​​Image of Dr. Charles Tator​​​
Dr. Charles Tator and colleagues from KNC's Canadian Sports Concussion Project have looked at the economic impact of brain injuries in the NHL. (Photo: UHN)

They say that heart is valued most in hockey, but they have the wrong organ.

It should be the brain.

Heart may have a great deal to do with how a hard-checking and even​ harder-shooting defenceman with the Nashville Predators, Shea Weber, will make $14-million (U.S.) this season, or how a driven centre, Sidney Crosby, can be paid $12-million a year to play for the Pittsburgh Penguins.

But it is the brain that costs NHL players, costs the league and insurance companies and, for that matter, costs everyone involved in future earnings in everything from contracts that injured players will never sign to endorsements they will never receive.

Charles Tator of Toronto Western Hospital is acutely aware of the physical costs of injuries to the head. The Canadian neurosurgeon is a leading international expert in concussion research and treatment, and as founder of ThinkFirst Canada and a board member of Parachute Canada, has dedicated his career to injury prevention and the healthy enjoyment of life.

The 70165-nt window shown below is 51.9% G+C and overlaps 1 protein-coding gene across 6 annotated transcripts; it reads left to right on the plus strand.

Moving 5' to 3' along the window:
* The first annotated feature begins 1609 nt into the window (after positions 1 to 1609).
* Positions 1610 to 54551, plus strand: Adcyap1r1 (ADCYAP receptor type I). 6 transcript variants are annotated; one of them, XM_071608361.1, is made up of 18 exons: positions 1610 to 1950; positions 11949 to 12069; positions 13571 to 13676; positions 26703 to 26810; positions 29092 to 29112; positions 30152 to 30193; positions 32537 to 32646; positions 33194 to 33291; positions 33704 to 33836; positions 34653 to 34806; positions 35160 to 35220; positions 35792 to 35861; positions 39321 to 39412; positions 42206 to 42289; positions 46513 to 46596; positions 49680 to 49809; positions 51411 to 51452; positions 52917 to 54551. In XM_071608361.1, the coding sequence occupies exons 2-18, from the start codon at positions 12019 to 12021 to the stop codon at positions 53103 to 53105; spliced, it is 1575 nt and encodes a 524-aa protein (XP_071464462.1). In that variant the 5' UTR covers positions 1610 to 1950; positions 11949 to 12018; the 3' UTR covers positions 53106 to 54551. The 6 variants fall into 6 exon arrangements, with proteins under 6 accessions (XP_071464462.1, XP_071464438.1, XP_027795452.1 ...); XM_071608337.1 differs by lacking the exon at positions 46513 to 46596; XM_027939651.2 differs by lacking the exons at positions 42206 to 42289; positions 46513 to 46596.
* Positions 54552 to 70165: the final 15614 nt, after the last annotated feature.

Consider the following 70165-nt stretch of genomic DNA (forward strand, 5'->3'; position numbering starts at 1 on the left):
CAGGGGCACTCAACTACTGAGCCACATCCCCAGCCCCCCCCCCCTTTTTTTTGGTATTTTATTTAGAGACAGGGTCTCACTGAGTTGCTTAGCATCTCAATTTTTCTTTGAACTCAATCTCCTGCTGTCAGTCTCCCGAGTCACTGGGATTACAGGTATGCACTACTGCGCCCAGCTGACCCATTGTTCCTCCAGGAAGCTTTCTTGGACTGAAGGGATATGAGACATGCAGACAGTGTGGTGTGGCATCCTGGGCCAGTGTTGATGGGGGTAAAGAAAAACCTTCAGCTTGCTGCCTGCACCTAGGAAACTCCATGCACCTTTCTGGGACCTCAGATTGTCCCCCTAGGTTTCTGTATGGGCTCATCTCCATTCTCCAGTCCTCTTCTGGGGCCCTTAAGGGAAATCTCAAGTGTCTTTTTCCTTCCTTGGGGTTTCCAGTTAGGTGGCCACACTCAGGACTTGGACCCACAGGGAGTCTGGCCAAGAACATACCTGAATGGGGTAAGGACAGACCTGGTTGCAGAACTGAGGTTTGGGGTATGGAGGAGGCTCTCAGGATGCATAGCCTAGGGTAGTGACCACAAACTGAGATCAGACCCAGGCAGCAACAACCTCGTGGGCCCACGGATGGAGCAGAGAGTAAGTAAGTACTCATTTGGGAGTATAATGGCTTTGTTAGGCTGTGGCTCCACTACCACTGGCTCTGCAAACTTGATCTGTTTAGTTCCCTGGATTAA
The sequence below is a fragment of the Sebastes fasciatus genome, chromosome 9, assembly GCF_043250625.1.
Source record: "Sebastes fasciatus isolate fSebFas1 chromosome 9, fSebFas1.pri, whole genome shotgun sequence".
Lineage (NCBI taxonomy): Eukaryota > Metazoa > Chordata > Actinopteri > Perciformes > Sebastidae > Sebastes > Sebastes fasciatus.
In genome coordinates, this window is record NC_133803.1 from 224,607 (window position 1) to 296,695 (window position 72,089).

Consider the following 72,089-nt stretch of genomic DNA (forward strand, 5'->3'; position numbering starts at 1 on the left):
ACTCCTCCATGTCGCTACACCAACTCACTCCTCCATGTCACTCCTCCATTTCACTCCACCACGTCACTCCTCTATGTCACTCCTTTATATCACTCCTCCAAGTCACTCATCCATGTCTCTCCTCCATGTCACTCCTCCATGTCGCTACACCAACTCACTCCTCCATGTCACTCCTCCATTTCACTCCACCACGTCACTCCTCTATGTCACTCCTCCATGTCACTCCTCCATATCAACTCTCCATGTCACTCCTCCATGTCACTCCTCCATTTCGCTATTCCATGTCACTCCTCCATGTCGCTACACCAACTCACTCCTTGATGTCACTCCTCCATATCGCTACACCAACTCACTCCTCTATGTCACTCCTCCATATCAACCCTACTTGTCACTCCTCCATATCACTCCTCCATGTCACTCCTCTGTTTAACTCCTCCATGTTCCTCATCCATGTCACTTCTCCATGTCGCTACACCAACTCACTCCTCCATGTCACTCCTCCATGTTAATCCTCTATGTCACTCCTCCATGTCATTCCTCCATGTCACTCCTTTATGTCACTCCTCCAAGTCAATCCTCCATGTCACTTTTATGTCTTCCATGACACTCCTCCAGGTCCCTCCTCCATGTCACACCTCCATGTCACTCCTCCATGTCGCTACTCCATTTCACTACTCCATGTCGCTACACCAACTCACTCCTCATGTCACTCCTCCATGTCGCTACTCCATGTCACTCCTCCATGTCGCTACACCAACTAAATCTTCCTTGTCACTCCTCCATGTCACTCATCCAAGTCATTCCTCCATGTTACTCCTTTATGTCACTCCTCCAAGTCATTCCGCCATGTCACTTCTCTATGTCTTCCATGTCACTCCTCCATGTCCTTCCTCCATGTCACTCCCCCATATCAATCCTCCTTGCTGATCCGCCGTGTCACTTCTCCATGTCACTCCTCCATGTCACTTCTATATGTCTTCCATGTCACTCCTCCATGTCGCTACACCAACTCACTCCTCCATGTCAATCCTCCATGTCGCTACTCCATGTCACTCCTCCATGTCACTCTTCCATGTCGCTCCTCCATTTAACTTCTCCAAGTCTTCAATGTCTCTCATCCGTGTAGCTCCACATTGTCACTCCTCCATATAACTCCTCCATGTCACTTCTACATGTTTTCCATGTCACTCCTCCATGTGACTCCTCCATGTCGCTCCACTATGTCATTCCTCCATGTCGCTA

This Saturday at the Krembil Neuroscience Centre at Toronto Western, Tator and two colleagues – Richard Wennberg and researcher Carmen Hiploylee – will be key presenters at the Canadian Sports Concussion Project's third annual symposium.

Read more of the Globe and Mail article​​.

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